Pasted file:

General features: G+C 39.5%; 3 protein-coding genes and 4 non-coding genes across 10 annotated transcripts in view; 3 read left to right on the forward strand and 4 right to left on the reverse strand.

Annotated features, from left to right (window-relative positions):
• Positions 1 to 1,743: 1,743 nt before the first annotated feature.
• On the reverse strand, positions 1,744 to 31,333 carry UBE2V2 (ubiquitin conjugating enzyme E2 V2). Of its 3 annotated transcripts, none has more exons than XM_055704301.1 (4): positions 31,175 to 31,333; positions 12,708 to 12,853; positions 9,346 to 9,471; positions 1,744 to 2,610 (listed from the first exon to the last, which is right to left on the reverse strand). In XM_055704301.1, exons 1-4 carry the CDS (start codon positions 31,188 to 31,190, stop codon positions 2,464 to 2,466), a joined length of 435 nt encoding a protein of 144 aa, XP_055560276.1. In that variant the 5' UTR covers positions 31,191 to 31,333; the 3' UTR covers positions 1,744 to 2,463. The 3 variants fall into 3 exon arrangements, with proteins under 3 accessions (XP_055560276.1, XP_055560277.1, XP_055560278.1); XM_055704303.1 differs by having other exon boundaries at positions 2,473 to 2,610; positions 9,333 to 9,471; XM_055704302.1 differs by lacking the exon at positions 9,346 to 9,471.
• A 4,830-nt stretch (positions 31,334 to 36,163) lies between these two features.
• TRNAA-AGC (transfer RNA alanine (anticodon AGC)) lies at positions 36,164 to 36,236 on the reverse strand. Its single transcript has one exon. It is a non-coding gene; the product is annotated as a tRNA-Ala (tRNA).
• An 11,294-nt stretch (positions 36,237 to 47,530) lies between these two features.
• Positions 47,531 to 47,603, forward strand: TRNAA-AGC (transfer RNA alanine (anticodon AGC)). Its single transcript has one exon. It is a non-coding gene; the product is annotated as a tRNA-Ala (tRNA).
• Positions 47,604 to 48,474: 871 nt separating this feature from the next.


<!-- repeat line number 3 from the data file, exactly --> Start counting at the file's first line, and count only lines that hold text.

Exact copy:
• Positions 1 to 1,743: 1,743 nt before the first annotated feature.